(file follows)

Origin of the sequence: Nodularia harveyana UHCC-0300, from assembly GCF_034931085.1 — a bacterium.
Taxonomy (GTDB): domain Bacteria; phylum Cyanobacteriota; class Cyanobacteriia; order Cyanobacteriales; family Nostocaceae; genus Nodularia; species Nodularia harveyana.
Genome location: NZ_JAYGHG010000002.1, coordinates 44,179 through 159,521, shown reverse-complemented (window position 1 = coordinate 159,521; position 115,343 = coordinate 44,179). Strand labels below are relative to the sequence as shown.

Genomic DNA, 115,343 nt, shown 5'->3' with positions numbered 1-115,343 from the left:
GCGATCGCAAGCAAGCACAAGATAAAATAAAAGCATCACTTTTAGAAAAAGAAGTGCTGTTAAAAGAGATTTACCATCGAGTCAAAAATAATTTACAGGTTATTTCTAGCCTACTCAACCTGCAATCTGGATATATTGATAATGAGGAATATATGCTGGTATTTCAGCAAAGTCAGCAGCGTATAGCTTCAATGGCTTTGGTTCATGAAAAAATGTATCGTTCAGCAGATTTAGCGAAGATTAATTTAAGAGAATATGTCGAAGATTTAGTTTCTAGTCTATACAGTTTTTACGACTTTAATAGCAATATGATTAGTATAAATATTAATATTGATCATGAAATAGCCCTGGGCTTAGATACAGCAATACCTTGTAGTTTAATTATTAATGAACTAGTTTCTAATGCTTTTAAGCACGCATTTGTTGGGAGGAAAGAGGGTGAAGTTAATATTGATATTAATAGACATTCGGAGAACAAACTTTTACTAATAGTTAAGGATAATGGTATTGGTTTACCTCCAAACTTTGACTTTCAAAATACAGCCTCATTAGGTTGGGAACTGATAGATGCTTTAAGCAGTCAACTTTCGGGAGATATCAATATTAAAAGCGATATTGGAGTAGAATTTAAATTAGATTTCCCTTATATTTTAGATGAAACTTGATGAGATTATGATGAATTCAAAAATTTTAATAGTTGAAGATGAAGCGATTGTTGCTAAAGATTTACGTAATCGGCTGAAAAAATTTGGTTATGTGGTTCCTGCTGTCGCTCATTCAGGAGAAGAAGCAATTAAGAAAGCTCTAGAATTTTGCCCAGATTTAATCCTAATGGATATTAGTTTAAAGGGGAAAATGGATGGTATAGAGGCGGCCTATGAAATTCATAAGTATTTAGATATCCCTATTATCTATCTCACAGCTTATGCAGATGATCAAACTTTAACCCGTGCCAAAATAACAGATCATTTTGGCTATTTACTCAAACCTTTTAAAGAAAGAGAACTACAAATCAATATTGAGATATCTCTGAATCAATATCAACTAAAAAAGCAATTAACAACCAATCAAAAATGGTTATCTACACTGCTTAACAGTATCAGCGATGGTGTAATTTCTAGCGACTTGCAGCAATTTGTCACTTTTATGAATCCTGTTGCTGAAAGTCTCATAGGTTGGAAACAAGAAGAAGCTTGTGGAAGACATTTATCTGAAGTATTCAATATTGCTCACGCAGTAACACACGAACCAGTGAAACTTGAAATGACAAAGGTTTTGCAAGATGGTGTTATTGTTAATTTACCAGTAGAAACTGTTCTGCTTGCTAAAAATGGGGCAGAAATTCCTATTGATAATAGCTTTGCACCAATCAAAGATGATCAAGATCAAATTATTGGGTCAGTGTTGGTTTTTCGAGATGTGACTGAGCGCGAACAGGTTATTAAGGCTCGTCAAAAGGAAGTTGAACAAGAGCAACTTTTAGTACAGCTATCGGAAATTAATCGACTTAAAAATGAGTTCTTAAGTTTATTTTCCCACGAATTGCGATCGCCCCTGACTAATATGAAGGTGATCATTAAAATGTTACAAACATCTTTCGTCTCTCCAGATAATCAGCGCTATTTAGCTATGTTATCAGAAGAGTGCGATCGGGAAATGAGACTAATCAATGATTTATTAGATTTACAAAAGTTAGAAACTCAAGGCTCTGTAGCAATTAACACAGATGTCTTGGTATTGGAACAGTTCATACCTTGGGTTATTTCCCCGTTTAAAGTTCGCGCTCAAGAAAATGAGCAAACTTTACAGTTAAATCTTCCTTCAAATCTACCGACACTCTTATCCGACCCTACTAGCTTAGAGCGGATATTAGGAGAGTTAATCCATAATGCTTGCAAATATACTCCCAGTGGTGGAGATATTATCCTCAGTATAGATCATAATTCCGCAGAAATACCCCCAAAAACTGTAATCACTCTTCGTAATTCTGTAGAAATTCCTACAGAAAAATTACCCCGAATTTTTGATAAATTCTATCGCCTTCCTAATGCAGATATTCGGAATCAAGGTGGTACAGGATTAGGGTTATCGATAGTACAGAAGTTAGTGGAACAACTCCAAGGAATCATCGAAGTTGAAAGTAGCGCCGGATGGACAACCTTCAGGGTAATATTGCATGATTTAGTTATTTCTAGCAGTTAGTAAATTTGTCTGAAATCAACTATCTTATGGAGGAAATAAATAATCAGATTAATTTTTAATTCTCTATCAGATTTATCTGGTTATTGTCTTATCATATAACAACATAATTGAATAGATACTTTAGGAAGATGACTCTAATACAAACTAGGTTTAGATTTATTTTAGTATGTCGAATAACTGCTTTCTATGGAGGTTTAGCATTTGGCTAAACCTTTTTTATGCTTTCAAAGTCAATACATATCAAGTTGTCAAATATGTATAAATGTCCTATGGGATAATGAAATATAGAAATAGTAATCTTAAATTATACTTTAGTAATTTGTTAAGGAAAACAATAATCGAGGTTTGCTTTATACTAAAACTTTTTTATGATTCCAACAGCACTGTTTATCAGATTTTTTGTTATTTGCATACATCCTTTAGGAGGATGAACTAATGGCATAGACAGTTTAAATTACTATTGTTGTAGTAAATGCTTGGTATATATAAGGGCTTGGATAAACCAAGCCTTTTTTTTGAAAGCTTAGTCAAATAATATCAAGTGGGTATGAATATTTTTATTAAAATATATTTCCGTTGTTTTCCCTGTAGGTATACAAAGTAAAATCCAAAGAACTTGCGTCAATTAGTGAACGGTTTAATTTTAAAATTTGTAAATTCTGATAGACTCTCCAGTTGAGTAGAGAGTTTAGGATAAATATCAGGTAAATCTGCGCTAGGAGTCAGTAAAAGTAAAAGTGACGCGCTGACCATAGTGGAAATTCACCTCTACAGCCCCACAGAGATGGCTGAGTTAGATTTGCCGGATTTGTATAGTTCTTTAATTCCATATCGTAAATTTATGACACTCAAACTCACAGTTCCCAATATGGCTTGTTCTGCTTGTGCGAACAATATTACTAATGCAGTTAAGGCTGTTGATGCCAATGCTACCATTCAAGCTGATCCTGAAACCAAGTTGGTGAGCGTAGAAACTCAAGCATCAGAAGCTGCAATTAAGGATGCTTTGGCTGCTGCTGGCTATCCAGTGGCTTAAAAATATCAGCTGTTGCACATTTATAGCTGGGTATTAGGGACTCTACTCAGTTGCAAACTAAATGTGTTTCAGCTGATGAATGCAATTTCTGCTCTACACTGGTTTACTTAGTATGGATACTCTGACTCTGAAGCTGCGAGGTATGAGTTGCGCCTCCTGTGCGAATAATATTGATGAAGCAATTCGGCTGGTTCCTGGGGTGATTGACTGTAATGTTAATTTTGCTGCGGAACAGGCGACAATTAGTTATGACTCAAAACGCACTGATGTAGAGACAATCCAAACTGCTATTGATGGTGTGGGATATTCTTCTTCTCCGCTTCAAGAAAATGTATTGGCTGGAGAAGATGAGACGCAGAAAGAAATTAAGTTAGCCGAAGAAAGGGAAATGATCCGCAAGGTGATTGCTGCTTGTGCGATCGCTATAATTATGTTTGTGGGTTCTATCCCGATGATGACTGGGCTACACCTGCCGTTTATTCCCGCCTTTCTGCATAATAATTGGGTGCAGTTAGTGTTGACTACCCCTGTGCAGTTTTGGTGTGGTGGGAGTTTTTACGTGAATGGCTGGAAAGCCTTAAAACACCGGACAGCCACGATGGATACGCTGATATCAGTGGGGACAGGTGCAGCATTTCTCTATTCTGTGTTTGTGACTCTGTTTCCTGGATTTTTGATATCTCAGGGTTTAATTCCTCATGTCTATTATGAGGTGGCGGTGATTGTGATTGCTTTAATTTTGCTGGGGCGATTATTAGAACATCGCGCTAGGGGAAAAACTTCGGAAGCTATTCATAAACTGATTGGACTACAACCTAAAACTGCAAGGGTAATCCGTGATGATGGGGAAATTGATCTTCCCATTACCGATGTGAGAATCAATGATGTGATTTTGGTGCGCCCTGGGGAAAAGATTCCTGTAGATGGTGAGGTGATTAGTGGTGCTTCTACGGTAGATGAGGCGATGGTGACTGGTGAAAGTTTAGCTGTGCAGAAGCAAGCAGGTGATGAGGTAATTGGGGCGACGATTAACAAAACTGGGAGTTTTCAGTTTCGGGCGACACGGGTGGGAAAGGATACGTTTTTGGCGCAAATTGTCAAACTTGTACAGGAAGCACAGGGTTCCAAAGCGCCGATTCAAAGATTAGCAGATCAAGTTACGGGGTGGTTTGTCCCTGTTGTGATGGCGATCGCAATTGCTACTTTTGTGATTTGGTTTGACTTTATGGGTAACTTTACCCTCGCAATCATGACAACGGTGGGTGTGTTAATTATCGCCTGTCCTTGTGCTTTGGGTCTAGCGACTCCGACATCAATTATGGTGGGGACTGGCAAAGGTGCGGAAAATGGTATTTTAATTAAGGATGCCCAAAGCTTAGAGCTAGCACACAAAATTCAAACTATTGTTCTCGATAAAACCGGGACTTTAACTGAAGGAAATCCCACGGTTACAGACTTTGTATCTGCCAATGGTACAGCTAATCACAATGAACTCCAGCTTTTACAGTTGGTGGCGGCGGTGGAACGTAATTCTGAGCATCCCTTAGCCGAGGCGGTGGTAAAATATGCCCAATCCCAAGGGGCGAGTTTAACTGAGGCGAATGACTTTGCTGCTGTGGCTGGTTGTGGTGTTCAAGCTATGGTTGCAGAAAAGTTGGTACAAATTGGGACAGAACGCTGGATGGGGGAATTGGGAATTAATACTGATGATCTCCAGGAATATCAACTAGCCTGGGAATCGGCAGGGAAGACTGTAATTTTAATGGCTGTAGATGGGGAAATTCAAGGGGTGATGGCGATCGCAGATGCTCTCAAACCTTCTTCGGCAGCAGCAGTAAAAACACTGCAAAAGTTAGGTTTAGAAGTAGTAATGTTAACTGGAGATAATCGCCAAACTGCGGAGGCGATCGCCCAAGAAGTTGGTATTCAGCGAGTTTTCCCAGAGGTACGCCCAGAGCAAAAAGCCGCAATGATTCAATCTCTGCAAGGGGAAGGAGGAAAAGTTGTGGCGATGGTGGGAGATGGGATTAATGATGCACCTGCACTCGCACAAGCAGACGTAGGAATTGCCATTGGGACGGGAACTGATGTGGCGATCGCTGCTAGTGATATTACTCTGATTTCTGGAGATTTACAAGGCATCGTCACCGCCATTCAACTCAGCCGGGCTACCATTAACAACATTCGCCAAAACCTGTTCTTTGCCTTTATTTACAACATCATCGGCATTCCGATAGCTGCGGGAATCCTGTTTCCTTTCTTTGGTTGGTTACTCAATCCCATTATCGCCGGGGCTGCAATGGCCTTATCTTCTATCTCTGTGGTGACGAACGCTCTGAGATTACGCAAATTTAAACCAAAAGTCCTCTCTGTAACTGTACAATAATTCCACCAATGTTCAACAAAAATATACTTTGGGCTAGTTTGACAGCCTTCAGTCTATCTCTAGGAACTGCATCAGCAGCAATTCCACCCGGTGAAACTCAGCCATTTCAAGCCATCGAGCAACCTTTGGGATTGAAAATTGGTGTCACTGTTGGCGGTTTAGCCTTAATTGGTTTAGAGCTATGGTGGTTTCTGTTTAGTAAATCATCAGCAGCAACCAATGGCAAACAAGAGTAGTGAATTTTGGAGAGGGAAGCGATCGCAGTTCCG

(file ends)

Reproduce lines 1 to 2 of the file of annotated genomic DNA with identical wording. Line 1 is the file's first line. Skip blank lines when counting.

Origin of the sequence: Nodularia harveyana UHCC-0300, from assembly GCF_034931085.1 — a bacterium.
Taxonomy (GTDB): domain Bacteria; phylum Cyanobacteriota; class Cyanobacteriia; order Cyanobacteriales; family Nostocaceae; genus Nodularia; species Nodularia harveyana.